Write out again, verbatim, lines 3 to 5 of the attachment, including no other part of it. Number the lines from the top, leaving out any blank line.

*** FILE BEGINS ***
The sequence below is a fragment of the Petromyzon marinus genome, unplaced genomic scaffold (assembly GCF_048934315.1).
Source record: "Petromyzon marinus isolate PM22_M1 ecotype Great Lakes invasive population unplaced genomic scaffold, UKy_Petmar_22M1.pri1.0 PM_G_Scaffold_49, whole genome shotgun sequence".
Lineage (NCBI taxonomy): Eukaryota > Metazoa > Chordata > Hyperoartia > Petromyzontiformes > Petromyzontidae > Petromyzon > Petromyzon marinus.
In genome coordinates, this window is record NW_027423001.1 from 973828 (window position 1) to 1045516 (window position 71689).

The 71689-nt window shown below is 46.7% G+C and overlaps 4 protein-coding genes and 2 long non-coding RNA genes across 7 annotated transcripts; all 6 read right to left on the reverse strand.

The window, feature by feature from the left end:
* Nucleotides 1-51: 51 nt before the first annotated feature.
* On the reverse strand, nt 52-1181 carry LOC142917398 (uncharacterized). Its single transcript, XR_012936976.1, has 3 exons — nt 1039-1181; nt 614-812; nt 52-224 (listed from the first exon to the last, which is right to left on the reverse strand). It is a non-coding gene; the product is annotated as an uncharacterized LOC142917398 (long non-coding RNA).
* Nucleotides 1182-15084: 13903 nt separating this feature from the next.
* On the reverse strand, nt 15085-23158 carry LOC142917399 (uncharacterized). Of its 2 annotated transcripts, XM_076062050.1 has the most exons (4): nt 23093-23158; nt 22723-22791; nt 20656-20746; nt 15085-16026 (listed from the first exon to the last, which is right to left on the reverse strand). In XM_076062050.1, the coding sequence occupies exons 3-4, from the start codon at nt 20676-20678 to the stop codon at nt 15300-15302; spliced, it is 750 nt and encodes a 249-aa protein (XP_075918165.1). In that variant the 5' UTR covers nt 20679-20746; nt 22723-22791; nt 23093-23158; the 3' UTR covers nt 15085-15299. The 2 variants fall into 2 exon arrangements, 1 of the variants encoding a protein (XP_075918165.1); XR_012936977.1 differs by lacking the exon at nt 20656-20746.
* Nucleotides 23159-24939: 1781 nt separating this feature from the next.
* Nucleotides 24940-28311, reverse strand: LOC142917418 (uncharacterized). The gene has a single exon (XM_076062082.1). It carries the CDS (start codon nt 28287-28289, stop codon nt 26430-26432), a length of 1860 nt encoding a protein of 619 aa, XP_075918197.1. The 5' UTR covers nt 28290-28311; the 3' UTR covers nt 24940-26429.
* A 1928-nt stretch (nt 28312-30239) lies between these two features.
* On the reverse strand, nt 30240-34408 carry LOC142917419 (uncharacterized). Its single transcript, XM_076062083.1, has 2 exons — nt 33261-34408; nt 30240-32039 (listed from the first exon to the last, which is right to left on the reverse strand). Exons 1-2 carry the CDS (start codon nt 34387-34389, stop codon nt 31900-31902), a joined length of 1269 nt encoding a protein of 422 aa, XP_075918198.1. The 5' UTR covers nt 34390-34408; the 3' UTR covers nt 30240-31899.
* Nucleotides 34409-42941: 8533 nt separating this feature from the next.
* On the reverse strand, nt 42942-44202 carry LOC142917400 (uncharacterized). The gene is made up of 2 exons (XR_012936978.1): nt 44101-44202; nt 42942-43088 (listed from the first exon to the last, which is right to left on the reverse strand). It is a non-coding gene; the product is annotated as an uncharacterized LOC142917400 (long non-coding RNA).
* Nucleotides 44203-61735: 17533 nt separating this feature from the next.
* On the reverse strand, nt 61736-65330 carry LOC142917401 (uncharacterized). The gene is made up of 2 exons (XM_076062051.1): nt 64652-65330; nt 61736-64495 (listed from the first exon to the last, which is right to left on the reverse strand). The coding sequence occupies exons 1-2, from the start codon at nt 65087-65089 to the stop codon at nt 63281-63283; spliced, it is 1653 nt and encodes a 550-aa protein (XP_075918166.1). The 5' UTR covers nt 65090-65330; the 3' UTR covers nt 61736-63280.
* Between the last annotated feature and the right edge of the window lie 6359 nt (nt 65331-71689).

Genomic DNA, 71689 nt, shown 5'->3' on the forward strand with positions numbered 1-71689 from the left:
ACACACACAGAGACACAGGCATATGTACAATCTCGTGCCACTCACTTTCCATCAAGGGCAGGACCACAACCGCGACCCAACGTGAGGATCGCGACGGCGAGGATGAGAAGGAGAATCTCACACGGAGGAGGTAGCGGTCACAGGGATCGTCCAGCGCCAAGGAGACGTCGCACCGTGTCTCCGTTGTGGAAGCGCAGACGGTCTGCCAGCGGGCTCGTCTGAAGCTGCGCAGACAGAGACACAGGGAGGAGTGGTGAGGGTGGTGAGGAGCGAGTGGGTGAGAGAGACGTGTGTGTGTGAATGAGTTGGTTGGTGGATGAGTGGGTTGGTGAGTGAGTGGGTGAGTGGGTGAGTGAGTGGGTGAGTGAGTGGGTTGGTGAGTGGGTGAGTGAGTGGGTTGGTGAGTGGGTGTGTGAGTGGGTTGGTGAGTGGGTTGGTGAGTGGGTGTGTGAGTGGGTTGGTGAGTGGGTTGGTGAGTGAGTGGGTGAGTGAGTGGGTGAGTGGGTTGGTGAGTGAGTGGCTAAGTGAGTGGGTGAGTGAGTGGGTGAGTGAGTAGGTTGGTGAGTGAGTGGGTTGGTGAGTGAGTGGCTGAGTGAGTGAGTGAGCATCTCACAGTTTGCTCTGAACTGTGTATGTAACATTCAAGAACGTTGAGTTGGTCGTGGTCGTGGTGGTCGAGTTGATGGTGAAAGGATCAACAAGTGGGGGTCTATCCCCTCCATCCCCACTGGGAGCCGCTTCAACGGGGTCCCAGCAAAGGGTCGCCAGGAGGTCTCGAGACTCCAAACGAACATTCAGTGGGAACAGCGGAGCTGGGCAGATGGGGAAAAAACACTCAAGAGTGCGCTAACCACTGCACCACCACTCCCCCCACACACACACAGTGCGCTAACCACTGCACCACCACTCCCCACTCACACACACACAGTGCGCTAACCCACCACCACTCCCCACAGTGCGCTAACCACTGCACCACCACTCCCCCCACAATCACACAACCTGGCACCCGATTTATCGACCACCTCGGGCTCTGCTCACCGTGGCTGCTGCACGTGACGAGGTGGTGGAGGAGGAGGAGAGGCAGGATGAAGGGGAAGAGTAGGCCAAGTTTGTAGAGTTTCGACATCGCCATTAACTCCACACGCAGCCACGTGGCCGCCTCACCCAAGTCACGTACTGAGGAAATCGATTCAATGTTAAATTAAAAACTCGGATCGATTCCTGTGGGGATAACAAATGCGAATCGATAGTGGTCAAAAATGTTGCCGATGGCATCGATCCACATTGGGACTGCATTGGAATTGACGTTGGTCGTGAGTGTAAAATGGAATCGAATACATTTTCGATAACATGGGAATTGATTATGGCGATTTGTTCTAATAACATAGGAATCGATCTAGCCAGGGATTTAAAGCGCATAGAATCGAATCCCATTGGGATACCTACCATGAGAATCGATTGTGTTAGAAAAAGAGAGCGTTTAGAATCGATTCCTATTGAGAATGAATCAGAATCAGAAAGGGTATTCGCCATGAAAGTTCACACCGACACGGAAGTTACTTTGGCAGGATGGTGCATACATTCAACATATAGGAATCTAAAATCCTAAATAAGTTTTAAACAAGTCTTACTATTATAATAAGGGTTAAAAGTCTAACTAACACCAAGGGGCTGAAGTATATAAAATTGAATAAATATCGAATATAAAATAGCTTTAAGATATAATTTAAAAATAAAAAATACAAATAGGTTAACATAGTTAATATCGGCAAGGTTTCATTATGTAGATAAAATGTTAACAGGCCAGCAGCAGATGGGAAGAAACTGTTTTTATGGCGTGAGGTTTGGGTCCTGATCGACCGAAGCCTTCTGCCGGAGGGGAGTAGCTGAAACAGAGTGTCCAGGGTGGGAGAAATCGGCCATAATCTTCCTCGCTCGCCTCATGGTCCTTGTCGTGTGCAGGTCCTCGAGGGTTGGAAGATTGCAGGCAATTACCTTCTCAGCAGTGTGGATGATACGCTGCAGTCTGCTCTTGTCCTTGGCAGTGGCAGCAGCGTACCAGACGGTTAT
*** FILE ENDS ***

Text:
Lineage (NCBI taxonomy): Eukaryota > Metazoa > Chordata > Hyperoartia > Petromyzontiformes > Petromyzontidae > Petromyzon > Petromyzon marinus.
In genome coordinates, this window is record NW_027423001.1 from 973828 (window position 1) to 1045516 (window position 71689).

The 71689-nt window shown below is 46.7% G+C and overlaps 4 protein-coding genes and 2 long non-coding RNA genes across 7 annotated transcripts; all 6 read right to left on the reverse strand.